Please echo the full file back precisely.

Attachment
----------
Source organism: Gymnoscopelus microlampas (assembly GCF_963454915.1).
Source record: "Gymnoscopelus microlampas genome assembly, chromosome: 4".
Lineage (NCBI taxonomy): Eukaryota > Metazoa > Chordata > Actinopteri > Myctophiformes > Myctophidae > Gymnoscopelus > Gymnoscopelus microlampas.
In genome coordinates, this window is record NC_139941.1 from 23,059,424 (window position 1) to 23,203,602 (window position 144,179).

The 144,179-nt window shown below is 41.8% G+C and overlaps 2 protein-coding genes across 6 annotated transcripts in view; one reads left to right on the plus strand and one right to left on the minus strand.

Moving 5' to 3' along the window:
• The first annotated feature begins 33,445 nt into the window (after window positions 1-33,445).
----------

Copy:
Source organism: Gymnoscopelus microlampas (assembly GCF_963454915.1).
Source record: "Gymnoscopelus microlampas genome assembly, chromosome: 4".
Lineage (NCBI taxonomy): Eukaryota > Metazoa > Chordata > Actinopteri > Myctophiformes > Myctophidae > Gymnoscopelus > Gymnoscopelus microlampas.
In genome coordinates, this window is record NC_139941.1 from 23,059,424 (window position 1) to 23,203,602 (window position 144,179).

The 144,179-nt window shown below is 41.8% G+C and overlaps 2 protein-coding genes across 6 annotated transcripts in view; one reads left to right on the plus strand and one right to left on the minus strand.

Moving 5' to 3' along the window:
• The first annotated feature begins 33,445 nt into the window (after window positions 1-33,445).